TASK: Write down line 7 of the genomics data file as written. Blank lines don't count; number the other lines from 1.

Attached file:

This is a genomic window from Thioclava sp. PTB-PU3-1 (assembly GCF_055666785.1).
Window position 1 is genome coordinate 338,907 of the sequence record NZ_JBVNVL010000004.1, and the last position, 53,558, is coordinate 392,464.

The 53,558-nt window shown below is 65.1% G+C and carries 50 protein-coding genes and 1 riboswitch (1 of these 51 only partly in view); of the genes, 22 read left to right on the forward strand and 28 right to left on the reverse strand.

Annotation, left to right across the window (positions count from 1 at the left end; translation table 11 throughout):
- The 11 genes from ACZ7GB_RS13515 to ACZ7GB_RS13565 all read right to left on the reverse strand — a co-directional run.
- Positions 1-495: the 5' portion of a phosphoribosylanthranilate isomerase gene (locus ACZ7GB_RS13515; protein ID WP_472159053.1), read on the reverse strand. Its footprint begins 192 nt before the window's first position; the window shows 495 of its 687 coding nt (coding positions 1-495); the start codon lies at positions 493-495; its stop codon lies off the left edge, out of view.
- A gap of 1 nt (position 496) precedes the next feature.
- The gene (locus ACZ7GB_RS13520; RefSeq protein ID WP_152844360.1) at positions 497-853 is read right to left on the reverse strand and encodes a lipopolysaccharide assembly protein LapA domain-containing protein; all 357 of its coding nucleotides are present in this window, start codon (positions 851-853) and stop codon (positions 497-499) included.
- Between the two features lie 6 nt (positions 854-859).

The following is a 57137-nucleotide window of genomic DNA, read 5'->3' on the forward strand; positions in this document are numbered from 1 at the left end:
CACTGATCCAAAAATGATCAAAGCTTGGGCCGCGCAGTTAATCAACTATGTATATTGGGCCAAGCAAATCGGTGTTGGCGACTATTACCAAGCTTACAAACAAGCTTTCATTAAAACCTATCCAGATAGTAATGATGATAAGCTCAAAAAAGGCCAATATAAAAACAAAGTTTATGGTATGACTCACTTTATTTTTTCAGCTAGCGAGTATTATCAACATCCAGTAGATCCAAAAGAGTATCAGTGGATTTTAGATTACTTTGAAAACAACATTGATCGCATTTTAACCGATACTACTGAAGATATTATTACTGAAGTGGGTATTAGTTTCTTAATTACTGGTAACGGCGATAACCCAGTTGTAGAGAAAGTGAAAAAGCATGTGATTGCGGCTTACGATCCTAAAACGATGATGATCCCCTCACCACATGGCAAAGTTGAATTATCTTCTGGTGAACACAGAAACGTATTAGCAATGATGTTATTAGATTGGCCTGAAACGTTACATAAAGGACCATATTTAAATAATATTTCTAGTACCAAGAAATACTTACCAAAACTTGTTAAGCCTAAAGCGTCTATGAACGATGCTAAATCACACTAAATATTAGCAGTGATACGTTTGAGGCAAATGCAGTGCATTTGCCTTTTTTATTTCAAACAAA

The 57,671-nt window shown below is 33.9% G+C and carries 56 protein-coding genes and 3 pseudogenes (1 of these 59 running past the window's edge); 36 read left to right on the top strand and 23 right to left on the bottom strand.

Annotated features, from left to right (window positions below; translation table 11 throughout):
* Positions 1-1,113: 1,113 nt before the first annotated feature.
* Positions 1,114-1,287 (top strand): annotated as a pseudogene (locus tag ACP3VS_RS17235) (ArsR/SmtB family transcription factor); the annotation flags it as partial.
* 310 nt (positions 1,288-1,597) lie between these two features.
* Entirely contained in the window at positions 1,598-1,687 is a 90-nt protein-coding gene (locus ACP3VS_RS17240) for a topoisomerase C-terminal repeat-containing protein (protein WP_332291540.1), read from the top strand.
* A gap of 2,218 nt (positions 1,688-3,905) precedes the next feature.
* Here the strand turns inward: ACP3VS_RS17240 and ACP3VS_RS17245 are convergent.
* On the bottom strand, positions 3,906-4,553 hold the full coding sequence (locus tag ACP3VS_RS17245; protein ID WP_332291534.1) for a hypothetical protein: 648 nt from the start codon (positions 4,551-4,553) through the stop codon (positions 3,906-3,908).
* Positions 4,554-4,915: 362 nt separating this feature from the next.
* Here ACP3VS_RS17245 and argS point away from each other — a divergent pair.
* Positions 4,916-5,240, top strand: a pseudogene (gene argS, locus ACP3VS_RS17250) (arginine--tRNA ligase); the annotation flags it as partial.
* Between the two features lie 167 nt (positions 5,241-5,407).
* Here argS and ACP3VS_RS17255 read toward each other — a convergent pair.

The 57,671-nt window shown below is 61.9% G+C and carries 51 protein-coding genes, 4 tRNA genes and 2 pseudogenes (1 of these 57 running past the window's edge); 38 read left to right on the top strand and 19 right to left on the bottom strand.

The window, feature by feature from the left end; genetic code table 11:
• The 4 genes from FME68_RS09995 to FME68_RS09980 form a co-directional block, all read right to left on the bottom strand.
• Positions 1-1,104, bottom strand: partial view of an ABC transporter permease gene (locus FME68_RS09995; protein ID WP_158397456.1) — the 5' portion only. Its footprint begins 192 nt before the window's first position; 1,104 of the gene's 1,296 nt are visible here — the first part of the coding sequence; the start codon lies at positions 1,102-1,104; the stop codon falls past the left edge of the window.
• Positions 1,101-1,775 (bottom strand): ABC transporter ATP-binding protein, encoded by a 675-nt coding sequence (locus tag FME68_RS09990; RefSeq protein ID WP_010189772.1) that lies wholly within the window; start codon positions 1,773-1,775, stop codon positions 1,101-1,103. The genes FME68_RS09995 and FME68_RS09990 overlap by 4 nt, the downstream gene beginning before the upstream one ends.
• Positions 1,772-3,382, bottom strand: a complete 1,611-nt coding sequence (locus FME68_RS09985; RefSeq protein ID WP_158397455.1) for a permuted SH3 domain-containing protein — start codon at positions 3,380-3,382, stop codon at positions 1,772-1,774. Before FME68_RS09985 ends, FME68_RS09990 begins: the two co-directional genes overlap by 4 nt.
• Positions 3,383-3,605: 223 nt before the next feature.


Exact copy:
- A gap of 1 nt (position 496) precedes the next feature.